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Don’t default on a stipulated judgment

Summary

When you agree to pay a creditor a reduced amount each month to satisfy an old debt and then default, you risk having to pay the full balance

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Question

Dear Opening Credits,
I defaulted on a Capital One stipulated agreement to pay $650 per month. The creditor has agreed to cut my balance in half in exchange for my signature. Our stipulation was very simply written, with no provision to allow Capital One to collect the original balance of twice the stipulated amount. Am I on the hook for the original debt or the stipulated reduced amount? — Alson 

AnswerDear Alson,
In all likelihood, you do owe more than what you would have had you followed the terms of the newer contract. After all, you broke that contract.

To fully understand why this may be, reflect on what a “stipulated judgment” really is. It’s a legally binding agreement that means that you, the delinquent debtor, agree to take certain actions, such as pay a fixed amount on the same date of each month. The creditor agrees to certain actions as well. It may reduce the balance, eliminate interest charges and fees, or accept smaller than normal payments. If you do not follow through with your end of the bargain, the deal is over and the creditor reserves the right to sue you, obtain a judgment and then collect as allowed by law.

So, when you negotiated a stipulated judgment with Capital One, the company agreed to slash the balance, as long as you paid a fixed sum until that reduced debt was satisfied.

I wish you had stuck it out, because 50 percent off is a generous reduction. Perhaps you consented to the payment too readily, though. The $650 a month may not have been within your true financial capability, yet you were overly optimistic and eager to pay down the debt. Instead of stopping the payments altogether, you should have contacted the company first. If you wanted to renegotiate the deal or just needed a temporary reprieve, it might have been flexible with the terms.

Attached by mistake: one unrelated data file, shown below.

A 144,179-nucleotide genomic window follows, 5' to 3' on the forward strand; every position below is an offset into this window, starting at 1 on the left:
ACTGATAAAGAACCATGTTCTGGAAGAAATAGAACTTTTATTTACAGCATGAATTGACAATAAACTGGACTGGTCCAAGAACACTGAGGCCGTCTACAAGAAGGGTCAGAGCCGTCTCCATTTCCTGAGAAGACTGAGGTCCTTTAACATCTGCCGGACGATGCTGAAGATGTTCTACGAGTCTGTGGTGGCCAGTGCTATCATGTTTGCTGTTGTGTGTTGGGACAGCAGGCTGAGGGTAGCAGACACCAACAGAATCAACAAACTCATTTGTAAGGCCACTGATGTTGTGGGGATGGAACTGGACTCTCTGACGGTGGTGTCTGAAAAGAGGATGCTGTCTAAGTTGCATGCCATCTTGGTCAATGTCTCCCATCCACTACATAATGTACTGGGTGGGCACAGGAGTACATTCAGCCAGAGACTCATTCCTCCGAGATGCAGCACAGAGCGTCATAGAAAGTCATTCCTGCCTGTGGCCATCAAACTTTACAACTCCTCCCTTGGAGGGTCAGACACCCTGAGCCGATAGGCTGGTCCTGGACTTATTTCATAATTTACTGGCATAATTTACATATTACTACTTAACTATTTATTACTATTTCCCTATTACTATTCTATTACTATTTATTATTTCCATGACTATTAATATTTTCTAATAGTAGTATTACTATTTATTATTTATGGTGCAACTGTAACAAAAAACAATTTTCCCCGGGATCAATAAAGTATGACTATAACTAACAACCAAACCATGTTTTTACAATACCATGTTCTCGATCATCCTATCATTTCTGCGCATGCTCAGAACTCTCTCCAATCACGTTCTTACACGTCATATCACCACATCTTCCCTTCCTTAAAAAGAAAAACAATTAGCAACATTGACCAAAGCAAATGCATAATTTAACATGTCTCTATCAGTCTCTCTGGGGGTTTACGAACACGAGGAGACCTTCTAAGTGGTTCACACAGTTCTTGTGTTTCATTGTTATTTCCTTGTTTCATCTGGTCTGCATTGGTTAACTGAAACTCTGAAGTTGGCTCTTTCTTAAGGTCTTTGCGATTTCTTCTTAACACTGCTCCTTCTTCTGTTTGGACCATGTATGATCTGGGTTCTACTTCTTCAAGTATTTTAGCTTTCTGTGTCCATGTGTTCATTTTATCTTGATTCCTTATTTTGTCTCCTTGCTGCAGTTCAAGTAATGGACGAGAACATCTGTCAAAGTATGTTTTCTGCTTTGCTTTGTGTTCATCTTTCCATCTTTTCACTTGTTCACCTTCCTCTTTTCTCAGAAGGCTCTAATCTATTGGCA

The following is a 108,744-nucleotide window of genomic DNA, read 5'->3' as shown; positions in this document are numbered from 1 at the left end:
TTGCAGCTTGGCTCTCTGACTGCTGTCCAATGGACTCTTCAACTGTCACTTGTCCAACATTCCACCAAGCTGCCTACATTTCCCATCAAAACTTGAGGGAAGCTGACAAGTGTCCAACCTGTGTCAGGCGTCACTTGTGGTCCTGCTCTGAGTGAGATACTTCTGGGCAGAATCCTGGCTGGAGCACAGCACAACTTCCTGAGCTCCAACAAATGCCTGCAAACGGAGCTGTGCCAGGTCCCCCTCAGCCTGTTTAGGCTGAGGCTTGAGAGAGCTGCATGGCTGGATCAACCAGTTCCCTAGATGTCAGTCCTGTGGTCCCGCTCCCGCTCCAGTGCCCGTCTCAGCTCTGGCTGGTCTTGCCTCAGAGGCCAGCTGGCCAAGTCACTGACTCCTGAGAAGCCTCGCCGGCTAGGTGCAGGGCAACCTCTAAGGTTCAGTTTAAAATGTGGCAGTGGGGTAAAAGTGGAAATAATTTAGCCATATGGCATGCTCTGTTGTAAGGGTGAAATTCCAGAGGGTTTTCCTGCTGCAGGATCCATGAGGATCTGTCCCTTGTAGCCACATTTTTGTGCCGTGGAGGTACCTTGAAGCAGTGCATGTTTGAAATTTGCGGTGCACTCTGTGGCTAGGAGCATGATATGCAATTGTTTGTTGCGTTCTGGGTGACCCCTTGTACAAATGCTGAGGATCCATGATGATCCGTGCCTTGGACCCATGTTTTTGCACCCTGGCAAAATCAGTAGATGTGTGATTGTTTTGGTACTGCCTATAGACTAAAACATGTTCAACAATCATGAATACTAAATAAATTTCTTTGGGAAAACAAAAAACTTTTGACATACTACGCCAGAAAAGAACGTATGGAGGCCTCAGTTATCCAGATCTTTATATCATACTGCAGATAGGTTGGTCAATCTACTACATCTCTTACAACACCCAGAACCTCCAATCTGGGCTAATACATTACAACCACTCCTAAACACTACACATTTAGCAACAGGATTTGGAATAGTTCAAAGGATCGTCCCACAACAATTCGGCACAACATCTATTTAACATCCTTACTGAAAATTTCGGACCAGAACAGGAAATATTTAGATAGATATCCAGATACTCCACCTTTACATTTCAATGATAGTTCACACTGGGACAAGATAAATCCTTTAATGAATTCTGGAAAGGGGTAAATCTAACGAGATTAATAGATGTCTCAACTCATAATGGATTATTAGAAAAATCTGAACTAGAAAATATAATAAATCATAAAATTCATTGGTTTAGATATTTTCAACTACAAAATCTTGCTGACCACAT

However, it appears that you didn’t have such a discussion with the creditor. When you ceased paying, the contract ended. Because of that, it’s almost certain you already reverted to owing the original debt — less the payments you’ve already made. Yes, even though it was simply written.

What can you do now? Figure out what you can afford to pay each month and contact the creditor again. Remember, all it wants is the money. Maybe, just maybe, it will go back to the bargaining table with you.

Then again, the creditor may be done with deals. If this is the case, try hard to get your hands on the amount you now owe, and send it over immediately. If a lawsuit goes forward, here’s what can happen:

  • Wage garnishment. If you’re working, the creditor may be permitted to attach a portion of your wages. Not only will your income be reduced, but your employer will know. Most people find that embarrassing.
  • Lien on real property. Own a car or a home? It’s possible the creditor will put a claim on the property. When you sell it, the portion of the proceeds that you owe goes to the creditor.
  • Levy. If you have cash in savings or checking accounts, it may be taken. Valuable assets are also at risk, as the creditor may force the sale and take a cut of the profits.
  • Credit damage. The judgment may or may not appear on your credit reports when you’re adhering to a stipulation, but it definitely will if a lawsuit goes though.

Oh, and the liability will be even bigger because court costs and other fees will be added.

If you truly believe that the contract was written so poorly that the creditor does not have the right to increase your balance to the original sum, it’s lawyer time. You have the right to fight.

See related:Negotiate debt payment plans before disaster strikes

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